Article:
- Updates on the back of government announcements;
- Practical information to help people plan and manage their day, with a specific emphasis on helping individuals feel in control and connected via technology to friends, family, colleagues and line managers.
- Reminders about how to access clinical resources - in terms of digital and telephonic counselling - and practical scenarios to help people understand in which circumstances such services would prove valuable.
- All of the above is also included as part of the LifeWorks’ app, available via the Google Play Store and the Apple App Store, which includes a personalised newsfeed of wellbeing content, plus a community news hub with targeted posts and push notifications. This allows employers to share personal and team news, plus distribute business communications and information on benefits directly to employees’ phones.
The provider also has a workstream in place specific to employee support, which works very closely with the communications team. One of their key areas of focus is support for line managers to better manage people, whether they’re remote workers or key workers.
As a first step, this involves making clear to line managers ‘why’ the way they manage needs to change. And, secondly, providing them with the communication toolkits needed to do this.
For remote workers, this is about ensuring contact, reassurance, recognition and morale, not just focusing on the practicalities. It also involves making clear to employees that if their role allows, flexible working hours are fine, says Paula.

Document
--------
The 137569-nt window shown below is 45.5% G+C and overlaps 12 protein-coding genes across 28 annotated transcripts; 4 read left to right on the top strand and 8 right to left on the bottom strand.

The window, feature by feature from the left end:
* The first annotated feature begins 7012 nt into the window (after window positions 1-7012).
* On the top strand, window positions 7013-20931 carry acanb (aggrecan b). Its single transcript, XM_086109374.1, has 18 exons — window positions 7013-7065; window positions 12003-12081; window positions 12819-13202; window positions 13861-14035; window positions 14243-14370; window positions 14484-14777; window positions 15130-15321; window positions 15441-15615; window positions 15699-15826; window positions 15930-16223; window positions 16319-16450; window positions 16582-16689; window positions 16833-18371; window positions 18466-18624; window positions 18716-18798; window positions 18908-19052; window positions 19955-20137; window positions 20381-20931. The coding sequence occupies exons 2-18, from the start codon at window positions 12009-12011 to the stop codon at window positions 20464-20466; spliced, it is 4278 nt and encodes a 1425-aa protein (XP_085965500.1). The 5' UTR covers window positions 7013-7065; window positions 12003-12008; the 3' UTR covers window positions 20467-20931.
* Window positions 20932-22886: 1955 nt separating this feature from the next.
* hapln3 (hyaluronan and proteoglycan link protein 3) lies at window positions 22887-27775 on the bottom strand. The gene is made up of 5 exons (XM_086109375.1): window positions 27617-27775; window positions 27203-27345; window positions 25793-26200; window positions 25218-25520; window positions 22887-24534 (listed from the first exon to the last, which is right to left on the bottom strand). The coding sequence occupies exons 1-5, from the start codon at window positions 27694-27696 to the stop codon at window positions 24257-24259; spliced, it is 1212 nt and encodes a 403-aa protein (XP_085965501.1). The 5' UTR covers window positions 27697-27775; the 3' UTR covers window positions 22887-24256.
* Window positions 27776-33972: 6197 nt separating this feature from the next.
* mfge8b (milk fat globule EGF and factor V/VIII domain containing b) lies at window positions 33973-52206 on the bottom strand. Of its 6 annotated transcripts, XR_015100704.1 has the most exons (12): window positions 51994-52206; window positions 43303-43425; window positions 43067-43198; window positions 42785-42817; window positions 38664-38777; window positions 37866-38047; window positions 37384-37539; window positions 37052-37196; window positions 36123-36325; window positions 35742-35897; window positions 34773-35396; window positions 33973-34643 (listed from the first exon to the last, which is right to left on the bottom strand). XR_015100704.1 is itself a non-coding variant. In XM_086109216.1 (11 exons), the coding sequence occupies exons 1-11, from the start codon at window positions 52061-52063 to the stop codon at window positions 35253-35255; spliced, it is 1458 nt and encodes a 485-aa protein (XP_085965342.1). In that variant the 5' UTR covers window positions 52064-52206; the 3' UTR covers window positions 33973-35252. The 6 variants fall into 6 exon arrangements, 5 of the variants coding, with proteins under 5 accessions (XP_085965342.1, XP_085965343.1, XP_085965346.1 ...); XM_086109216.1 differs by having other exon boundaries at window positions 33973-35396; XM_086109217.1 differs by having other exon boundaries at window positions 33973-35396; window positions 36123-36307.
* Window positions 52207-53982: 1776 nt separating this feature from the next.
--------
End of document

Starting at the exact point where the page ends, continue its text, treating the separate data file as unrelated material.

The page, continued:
“When blending work and home it might help your people to break their day into blocks so that time can be allocated to work and children. This will inevitably lead to a longer day for many. But knowing you have the flexibility to do this is critical.
“Also acknowledge the fact that this is hard for employees. Show appreciation and if certain people are working really hard, consider supporting them with reassurance and recognition.”
For key workers, who still have to go into an office or plant, line managers have different focal points. Key worker concerns are going to be much more focused on the health and safety aspects than their remote working counterparts.
Here, managers need to be totally up to speed on the latest health and safety guidelines related to COVID-19, specifically with regards to physical distancing.
“These employees are, understandably, going to be nervous,” adds Paula. “They’ll feel exposed so the frequency – and means - of contact have to reflect this. For managers, listening, problem-solving and communicating are all key.”
Of course, in the midst of all the current fear and uncertainty, laughter, social conversations, connecting as people - not just work colleagues - are all essential too.
“Having fun is part of keeping healthy,” says Paula. “You can have all the hand sanitiser in the world ... but if you haven’t had a laugh all day, your mental health is going to suffer.”
To find out more about how LifeWorks’ EAP can help you and your people during the COVID-19 crisis, please click here